Saint Buriana of Cornwall
Commemorated June 14/17 and May 1/14
Legends associated with this saint abound. It is known that Buriana was famed for her beauty. One day a local ruler fell in love with her and abducted the virgin in order to marry her. Having learned about this, St. Piran immediately pled for her, begging the ruler to set her free. The king did not want to free the beautiful maiden, yet he was afraid not to obey a priest of such great authority. Then the unlucky suitor resorted to cunning and said that he would liberate Buriana on the condition that he would be woken up the next morning by a cry of a cuckoo. And it was winter… Only a miracle could save the abducted saint.
St. Buriana was buried at St. Buryan and many miracles occurred at her grave. By the tenth century the place still had a well-organized community. In 930 King Athelstan, who in effect became the first king of all England and other territories of Britain, visited St. Buryan en route to the Isles of Scilly—an archipelago to the south-western tip of Cornwall comprising 140 islands—to subdue their inhabitants. He stopped at St. Buriana’s Chapel, took communion, said a prayer to St. Buriana and promised that if he were victorious he would build a splendid church on this site. Athelstan’s campaign to the Isles of Scilly proved successful, and on his return the pious king kept his promise and issued a royal charter, built a magnificent church at St. Buryan and made it collegiate, so it had a community of deans, three Augustinian canons and prebendaries.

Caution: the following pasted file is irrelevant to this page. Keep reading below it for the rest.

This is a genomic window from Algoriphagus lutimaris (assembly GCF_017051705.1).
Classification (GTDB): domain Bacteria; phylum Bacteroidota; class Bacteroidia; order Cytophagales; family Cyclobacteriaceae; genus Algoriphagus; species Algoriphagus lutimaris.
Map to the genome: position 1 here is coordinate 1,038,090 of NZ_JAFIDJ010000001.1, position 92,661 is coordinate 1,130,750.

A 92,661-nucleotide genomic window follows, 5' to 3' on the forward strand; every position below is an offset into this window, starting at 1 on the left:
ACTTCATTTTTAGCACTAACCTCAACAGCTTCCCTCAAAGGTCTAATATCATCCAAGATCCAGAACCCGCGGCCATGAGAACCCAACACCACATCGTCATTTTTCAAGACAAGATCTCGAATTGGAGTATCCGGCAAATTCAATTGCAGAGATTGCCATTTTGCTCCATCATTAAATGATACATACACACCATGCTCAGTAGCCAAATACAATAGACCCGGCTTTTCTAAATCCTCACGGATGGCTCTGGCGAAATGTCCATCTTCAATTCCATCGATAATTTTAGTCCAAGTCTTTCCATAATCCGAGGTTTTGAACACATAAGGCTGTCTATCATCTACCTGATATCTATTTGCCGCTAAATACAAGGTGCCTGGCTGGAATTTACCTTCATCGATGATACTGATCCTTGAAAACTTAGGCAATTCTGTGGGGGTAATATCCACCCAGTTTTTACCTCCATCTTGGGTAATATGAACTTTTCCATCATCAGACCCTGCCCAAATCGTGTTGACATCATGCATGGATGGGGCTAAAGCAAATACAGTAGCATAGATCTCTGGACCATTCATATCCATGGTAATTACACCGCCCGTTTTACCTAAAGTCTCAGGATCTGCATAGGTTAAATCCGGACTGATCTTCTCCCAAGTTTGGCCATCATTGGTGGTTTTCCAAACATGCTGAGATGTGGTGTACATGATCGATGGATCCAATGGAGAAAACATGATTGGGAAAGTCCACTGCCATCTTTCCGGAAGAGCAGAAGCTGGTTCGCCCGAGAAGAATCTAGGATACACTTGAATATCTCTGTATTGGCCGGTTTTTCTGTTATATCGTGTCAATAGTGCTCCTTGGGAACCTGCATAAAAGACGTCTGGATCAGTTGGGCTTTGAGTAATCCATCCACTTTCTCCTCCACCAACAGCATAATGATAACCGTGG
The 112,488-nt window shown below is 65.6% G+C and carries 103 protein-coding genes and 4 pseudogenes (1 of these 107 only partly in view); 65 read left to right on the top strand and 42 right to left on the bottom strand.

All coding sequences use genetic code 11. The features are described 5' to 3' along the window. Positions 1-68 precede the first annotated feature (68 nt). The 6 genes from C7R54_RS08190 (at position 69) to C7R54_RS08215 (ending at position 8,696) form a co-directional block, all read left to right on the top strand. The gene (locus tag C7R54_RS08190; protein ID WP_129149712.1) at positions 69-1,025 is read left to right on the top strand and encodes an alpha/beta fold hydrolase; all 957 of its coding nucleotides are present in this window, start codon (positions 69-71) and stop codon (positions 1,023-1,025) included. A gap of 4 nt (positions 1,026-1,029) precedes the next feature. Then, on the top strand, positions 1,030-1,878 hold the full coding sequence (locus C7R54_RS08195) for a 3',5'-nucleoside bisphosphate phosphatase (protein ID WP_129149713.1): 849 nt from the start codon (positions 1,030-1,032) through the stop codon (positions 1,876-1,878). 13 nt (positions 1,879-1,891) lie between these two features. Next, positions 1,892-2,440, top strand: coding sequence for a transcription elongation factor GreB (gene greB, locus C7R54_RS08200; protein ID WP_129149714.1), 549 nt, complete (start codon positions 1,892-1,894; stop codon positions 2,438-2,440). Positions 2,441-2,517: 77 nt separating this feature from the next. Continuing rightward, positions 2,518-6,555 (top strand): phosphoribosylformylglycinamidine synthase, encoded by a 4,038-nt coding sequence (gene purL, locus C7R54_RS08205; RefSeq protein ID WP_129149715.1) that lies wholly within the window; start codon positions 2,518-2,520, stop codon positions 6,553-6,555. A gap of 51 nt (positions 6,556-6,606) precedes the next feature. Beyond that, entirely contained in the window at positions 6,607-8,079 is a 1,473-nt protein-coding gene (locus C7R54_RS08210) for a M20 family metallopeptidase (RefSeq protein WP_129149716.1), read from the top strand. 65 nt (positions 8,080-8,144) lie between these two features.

For many centuries this royal establishment secured the independence of St. Buryan Church even from any dioceses as it was a “royal peculiar” and fell directly under the jurisdiction of the monarch. Life at St. Buryan’s church prospered (except for some incidents and periods of protracted disputes) through the Middle Ages. Its collegiate status was abolished and the deanery annexed to the Diocese of Exeter in 1663; and earlier, during the Reformation, St.Buriana’s shrine was destroyed. Now St. Buriana’s is used as a parish church. In addition to Cornwall, St. Buriana was venerated in Brittany, where, according to Nicholas Orme, St. Buriana is remembered at a holy well in the village of Berrien in Finistere, in Lanverrien at Poullaouen commune, and also in Finistere.
The ancient large village of St. Buryan sits in a conservation area a few miles away from Land’s End—a rocky promontory, which is the south-westernmost point of the mainland island of Great Britain. Pilgrims visiting this area feel a special presence, a prayerful atmosphere and the grace of the early saints who lived here (Sts. Buriana, Paul Aurelian, Senan, Just, Levan, to name just a few) and some leave this site spiritually transformed. There is an abundance of ancient holy wells, Celtic crosses and interesting archeological sites nearby.